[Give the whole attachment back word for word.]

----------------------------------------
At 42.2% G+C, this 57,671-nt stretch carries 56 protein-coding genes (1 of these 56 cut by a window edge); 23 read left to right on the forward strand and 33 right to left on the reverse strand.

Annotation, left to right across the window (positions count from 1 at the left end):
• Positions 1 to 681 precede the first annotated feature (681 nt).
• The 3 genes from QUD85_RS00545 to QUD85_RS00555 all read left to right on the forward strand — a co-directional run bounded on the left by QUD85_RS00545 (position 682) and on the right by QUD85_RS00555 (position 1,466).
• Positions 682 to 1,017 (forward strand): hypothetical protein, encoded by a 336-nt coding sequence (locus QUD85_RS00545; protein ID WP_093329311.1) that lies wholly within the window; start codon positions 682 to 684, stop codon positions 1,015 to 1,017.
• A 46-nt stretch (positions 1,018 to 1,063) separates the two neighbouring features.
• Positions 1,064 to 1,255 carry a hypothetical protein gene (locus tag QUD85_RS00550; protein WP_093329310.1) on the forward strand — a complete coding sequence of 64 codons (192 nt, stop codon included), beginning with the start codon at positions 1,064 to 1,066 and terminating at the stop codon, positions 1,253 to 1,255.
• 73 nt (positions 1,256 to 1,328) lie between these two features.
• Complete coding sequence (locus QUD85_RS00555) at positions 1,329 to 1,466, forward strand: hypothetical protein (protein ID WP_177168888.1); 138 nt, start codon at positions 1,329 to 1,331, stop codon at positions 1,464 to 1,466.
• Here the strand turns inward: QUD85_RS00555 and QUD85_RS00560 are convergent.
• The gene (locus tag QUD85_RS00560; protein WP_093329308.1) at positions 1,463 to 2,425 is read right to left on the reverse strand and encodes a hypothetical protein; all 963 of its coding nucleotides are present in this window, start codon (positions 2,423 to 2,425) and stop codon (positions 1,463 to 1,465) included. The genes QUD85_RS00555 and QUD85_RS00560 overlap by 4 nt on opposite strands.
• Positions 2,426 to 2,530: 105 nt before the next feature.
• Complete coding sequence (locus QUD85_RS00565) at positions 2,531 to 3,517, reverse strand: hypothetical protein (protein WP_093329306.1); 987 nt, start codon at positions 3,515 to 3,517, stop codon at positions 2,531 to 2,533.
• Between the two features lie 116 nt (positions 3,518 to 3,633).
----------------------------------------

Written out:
At 42.2% G+C, this 57,671-nt stretch carries 56 protein-coding genes (1 of these 56 cut by a window edge); 23 read left to right on the forward strand and 33 right to left on the reverse strand.

Annotation, left to right across the window (positions count from 1 at the left end):
• Positions 1 to 681 precede the first annotated feature (681 nt).
• The 3 genes from QUD85_RS00545 to QUD85_RS00555 all read left to right on the forward strand — a co-directional run bounded on the left by QUD85_RS00545 (position 682) and on the right by QUD85_RS00555 (position 1,466).
• Positions 682 to 1,017 (forward strand): hypothetical protein, encoded by a 336-nt coding sequence (locus QUD85_RS00545; protein ID WP_093329311.1) that lies wholly within the window; start codon positions 682 to 684, stop codon positions 1,015 to 1,017.
• A 46-nt stretch (positions 1,018 to 1,063) separates the two neighbouring features.
• Positions 1,064 to 1,255 carry a hypothetical protein gene (locus tag QUD85_RS00550; protein WP_093329310.1) on the forward strand — a complete coding sequence of 64 codons (192 nt, stop codon included), beginning with the start codon at positions 1,064 to 1,066 and terminating at the stop codon, positions 1,253 to 1,255.
• 73 nt (positions 1,256 to 1,328) lie between these two features.
• Complete coding sequence (locus QUD85_RS00555) at positions 1,329 to 1,466, forward strand: hypothetical protein (protein ID WP_177168888.1); 138 nt, start codon at positions 1,329 to 1,331, stop codon at positions 1,464 to 1,466.
• Here the strand turns inward: QUD85_RS00555 and QUD85_RS00560 are convergent.
• The gene (locus tag QUD85_RS00560; protein WP_093329308.1) at positions 1,463 to 2,425 is read right to left on the reverse strand and encodes a hypothetical protein; all 963 of its coding nucleotides are present in this window, start codon (positions 2,423 to 2,425) and stop codon (positions 1,463 to 1,465) included. The genes QUD85_RS00555 and QUD85_RS00560 overlap by 4 nt on opposite strands.
• Positions 2,426 to 2,530: 105 nt before the next feature.
• Complete coding sequence (locus QUD85_RS00565) at positions 2,531 to 3,517, reverse strand: hypothetical protein (protein WP_093329306.1); 987 nt, start codon at positions 3,515 to 3,517, stop codon at positions 2,531 to 2,533.
• Between the two features lie 116 nt (positions 3,518 to 3,633).